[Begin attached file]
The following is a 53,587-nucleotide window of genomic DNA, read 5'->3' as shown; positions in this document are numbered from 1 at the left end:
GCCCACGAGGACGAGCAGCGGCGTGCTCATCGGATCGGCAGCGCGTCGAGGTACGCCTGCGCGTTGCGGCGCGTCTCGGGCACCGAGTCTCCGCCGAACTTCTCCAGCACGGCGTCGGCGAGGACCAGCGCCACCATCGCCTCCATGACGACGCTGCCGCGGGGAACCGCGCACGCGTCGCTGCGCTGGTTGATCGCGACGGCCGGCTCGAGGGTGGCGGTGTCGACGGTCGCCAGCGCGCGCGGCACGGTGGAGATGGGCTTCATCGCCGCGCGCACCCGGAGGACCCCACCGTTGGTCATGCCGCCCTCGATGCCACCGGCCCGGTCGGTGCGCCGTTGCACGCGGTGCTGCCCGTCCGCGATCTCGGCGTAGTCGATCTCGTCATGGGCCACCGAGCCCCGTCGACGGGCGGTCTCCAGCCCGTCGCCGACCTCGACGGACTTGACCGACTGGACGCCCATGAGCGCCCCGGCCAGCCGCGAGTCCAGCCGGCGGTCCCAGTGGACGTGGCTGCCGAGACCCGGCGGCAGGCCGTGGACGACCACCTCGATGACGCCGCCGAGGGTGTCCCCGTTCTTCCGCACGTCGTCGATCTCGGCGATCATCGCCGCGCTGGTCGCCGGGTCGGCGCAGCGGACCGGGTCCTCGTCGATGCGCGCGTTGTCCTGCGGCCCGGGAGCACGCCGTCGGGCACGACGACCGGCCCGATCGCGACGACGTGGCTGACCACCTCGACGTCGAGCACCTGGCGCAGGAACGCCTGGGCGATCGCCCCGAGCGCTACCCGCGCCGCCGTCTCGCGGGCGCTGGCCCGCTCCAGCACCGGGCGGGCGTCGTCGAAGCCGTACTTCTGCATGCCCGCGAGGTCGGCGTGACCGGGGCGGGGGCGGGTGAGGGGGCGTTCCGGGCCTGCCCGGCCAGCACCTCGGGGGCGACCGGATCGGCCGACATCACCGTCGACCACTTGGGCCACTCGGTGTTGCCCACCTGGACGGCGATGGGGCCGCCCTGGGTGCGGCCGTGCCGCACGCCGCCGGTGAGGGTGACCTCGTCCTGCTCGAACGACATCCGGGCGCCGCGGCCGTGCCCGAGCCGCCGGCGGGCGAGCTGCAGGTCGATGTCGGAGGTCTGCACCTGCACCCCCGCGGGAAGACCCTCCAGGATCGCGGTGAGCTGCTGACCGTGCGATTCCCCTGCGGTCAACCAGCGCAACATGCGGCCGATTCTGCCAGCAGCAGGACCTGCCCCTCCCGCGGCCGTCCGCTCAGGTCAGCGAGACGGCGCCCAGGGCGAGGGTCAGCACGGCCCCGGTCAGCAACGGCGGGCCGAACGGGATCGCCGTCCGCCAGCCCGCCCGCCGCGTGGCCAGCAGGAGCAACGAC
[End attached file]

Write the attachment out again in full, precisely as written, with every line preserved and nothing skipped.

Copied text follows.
The following is a 53,587-nucleotide window of genomic DNA, read 5'->3' as shown; positions in this document are numbered from 1 at the left end:
GCCCACGAGGACGAGCAGCGGCGTGCTCATCGGATCGGCAGCGCGTCGAGGTACGCCTGCGCGTTGCGGCGCGTCTCGGGCACCGAGTCTCCGCCGAACTTCTCCAGCACGGCGTCGGCGAGGACCAGCGCCACCATCGCCTCCATGACGACGCTGCCGCGGGGAACCGCGCACGCGTCGCTGCGCTGGTTGATCGCGACGGCCGGCTCGAGGGTGGCGGTGTCGACGGTCGCCAGCGCGCGCGGCACGGTGGAGATGGGCTTCATCGCCGCGCGCACCCGGAGGACCCCACCGTTGGTCATGCCGCCCTCGATGCCACCGGCCCGGTCGGTGCGCCGTTGCACGCGGTGCTGCCCGTCCGCGATCTCGGCGTAGTCGATCTCGTCATGGGCCACCGAGCCCCGTCGACGGGCGGTCTCCAGCCCGTCGCCGACCTCGACGGACTTGACCGACTGGACGCCCATGAGCGCCCCGGCCAGCCGCGAGTCCAGCCGGCGGTCCCAGTGGACGTGGCTGCCGAGACCCGGCGGCAGGCCGTGGACGACCACCTCGATGACGCCGCCGAGGGTGTCCCCGTTCTTCCGCACGTCGTCGATCTCGGCGATCATCGCCGCGCTGGTCGCCGGGTCGGCGCAGCGGACCGGGTCCTCGTCGATGCGCGCGTTGTCCTGCGGCCCGGGAGCACGCCGTCGGGCACGACGACCGGCCCGATCGCGACGACGTGGCTGACCACCTCGACGTCGAGCACCTGGCGCAGGAACGCCTGGGCGATCGCCCCGAGCGCTACCCGCGCCGCCGTCTCGCGGGCGCTGGCCCGCTCCAGCACCGGGCGGGCGTCGTCGAAGCCGTACTTCTGCATGCCCGCGAGGTCGGCGTGACCGGGGCGGGGGCGGGTGAGGGGGCGTTCCGGGCCTGCCCGGCCAGCACCTCGGGGGCGACCGGATCGGCCGACATCACCGTCGACCACTTGGGCCACTCGGTGTTGCCCACCTGGACGGCGATGGGGCCGCCCTGGGTGCGGCCGTGCCGCACGCCGCCGGTGAGGGTGACCTCGTCCTGCTCGAACGACATCCGGGCGCCGCGGCCGTGCCCGAGCCGCCGGCGGGCGAGCTGCAGGTCGATGTCGGAGGTCTGCACCTGCACCCCCGCGGGAAGACCCTCCAGGATCGCGGTGAGCTGCTGACCGTGCGATTCCCCTGCGGTCAACCAGCGCAACATGCGGCCGATTCTGCCAGCAGCAGGACCTGCCCCTCCCGCGGCCGTCCGCTCAGGTCAGCGAGACGGCGCCCAGGGCGAGGGTCAGCACGGCCCCGGTCAGCAACGGCGGGCCGAACGGGATCGCCGTCCGCCAGCCCGCCCGCCGCGTGGCCAGCAGGAGCAACGAC